The more I consider words, the more beautiful and useful and strange they seem individually and in combination: What does “hopelessly endearing,” used in a recent New Yorker review to describe an actor’s smile, literally mean? Yet the phrase captures a doofus charm, and I can picture George Clooney pulling it off.

I got frustrated with my own writing vocabulary when I felt I’d strung together about a dozen words to build a book-length manuscript. And it came to perplex me how often I’d reach for a pedestrian word when another, more precise or pleasing—not necessarily fancy—word was at hand. (In my youth I listened to a teacher disparage the inept use of thesauruses, but the tool doesn’t inevitably result in the use of a fifty-cent word; it can remind the writer of a simpler, stronger one.)

For instance, once when I depicted my farm’s hired hand I said he “worked stubbornly” at a hateful task. Stubborn he surely was, but what I wanted, especially because I was drawing a parallel between him and our tagalong terrier, was dogged. Everyone knows its meaning—right there in its letters—and yet it didn’t occur to me until a friend asked a question implying I should strengthen the comparison between man and canine. Even assiduously was an unconsidered option. (Oddly, sedulous means the same thing as assiduous—diligent, persevering—though, to me, it feels negative, probably because it sounds like credulous, which means gullible.) Dogged took the day because of its sound, connotations, our dog, and the word’s vernacular wallop.

Later I wrote that my worker, like our terrier chasing a rat, was pertinacious: holding firmly to an opinion or a course of action; determined, tenacious, persistent, persevering, purposeful, resolute, dogged, indefatigable, insistent, single-minded, unrelenting, relentless, tireless, unshakable; stubborn, obstinate, inflexible, unbending.

So pertinacious implies a manic vibe.

The glory of words lies not just in their gross meanings of course—the huge differences between feminine, effeminate, womanly, and ladylike—but in even finer shadings. The connotations words carry are those of other words, and often words physically carry other words: the pert in pertinacious adds a comic tint. And the sounds within words hit evocative notes: Is someone placid or is he insouciant (more gay than unperturbed—and with a grin)? I’ll likely never use effulgent—shining forth brilliantly; radiant—because it carries for me in its sound the sense of fulsome or maybe even effluent: “The foul effluent emerging from the illegal septic pipe shone effulgently in the moonlight.”

A term I like but have never written is occlude: to stop up. Maybe it’s one of those words only writers ever use, like inchoate: not yet completed, rudimentary. For some reason, decades ago, I learned crenellated (those toothy battlements at the tops of castle turrets) and have never deployed it. Recently I came across castellated, which means built like a castle or, more evocatively, describes a countryside filled with castles. Consider the efficiency and beauty—and strangeness of origin—in being able to describe a region as castellated rather than saying, “Man, there sure were a lot of castles in that country.”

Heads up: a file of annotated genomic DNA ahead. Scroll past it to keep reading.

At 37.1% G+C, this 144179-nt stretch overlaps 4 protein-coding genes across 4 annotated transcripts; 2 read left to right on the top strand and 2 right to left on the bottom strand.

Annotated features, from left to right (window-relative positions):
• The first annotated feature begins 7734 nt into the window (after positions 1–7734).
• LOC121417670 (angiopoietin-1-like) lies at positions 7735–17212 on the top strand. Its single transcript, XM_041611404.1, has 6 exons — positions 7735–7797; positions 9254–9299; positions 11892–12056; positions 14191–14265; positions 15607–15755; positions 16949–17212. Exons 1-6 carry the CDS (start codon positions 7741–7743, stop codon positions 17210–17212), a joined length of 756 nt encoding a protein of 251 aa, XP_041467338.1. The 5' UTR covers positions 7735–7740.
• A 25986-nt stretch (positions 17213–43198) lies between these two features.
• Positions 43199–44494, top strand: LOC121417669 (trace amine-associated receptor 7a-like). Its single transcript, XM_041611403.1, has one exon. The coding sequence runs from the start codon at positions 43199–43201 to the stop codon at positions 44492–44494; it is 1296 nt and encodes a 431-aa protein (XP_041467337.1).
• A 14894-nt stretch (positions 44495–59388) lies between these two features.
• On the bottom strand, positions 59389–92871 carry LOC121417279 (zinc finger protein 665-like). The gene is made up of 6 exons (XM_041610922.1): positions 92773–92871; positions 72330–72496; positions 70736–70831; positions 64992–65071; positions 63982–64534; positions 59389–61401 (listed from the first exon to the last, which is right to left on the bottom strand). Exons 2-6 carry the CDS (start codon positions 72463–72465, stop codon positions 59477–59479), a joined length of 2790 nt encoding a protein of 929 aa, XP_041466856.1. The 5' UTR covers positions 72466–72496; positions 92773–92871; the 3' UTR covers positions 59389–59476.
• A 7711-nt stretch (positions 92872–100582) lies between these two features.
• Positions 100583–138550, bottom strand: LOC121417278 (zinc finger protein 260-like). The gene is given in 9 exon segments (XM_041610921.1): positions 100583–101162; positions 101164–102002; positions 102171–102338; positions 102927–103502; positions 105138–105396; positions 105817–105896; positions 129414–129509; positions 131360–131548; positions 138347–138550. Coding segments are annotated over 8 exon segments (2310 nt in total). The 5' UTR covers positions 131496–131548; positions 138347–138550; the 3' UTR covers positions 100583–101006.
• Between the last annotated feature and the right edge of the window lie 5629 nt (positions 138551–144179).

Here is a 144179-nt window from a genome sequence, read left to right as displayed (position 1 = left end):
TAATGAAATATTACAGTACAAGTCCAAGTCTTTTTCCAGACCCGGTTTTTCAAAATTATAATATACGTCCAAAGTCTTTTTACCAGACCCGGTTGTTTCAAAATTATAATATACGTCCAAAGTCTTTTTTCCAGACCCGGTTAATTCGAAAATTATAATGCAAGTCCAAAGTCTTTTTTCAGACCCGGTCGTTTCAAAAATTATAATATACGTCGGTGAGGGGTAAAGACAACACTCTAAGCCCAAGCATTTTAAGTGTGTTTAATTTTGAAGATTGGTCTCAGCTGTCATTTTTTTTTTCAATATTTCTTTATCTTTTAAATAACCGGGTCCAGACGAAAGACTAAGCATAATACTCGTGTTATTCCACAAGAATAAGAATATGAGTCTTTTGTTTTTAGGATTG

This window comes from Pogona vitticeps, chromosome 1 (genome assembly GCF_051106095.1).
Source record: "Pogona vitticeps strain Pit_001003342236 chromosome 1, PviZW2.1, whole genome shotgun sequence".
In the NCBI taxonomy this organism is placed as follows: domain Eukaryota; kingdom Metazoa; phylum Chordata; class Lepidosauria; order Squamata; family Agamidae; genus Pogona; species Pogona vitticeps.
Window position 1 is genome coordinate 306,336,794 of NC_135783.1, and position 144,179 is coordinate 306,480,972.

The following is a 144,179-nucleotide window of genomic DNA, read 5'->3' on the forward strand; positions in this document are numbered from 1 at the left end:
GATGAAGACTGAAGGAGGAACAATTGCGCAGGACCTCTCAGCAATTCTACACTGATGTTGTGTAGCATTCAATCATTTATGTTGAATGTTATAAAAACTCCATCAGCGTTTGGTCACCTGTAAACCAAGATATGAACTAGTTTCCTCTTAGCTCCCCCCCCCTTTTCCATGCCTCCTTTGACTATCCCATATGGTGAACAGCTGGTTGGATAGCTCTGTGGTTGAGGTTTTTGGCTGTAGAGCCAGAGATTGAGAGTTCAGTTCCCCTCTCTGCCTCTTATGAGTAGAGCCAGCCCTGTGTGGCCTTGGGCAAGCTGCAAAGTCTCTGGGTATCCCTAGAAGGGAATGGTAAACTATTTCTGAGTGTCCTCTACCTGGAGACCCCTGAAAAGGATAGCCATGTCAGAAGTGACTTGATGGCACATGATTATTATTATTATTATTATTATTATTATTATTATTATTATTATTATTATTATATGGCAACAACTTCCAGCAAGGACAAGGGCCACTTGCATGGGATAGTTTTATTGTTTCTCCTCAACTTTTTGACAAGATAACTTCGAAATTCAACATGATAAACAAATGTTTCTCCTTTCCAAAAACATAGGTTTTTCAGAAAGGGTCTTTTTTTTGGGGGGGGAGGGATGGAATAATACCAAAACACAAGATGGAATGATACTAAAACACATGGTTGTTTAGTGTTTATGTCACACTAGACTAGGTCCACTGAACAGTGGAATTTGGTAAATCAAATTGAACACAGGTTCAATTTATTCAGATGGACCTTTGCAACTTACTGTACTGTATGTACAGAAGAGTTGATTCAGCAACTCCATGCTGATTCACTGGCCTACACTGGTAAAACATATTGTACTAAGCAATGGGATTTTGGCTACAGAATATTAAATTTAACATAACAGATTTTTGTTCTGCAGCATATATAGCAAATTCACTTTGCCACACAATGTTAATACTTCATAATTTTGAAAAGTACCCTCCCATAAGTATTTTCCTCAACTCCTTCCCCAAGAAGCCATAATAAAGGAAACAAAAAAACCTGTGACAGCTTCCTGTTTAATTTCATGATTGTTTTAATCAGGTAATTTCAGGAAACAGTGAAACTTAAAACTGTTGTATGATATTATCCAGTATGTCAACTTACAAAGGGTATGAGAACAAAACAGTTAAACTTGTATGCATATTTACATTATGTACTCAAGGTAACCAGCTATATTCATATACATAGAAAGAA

Palimpsest seems somewhat pretentious—“a parchment or the like from which writing has been partially or completely erased to make room for another text,” says—even though it’s specific and useful where needed. Liminal is likewise awfully writerly, but at least it’s lovely. And who uses crepuscular but writers? It means “like twilight” or “dim” and usually it’s employed as a highfalutin description of the light at dusk. But supplies this arresting sentence fragment (from the Wall Street Journal) which shows the metaphorical and tonal richness possible with well-chosen, uncommon words: “. . . the period’s crepuscular charm and a waning of the intense francophilia that used to shape the art market.”

For some reason, Annie Dillard loves quondam (former) and catenary (a type of curve); she used them often in her books. Which is different from waiting a lifetime to use the perfect word and having an editor strike it out. I recall a Chicago newspaper editor saying, years ago at a conference, how a crusty old reporter who loved the poetry of words defended his description of highways after a snowstorm as “reliquaries of abandoned cars.” She wanted to substitute “graveyards,” of course, but he desired to convey his awe at seeing a road turned into a “receptacle, such as a coffer or shrine, for keeping or displaying sacred relics” (

Reliquary is truly gorgeous—and its metaphorical richness delights; with reliquary, the reporter showed prosaic streets transformed by snow into display cases for our culture’s indeed sacred mode of transportation. No wonder he glared at his kid editor whose “graveyard” was mundane by comparison—a dead metaphor—merely comparing stalled cars to carcasses.


  • John says:

    Wonderful! As a doctor, I have used “occlude” many times. I fell in love with descriptive terms as a med. student, such as “crepitation,” to describe a sound in a diseased lung when listening to it with a stethoscope: “like the quality of a fine bubbling sound.”

  • David says:

    How deft. You managed to “use” all the words you said you’d always wanted to use but haven’t had the occasion to in one fell swoop.
    I bet it was fun.

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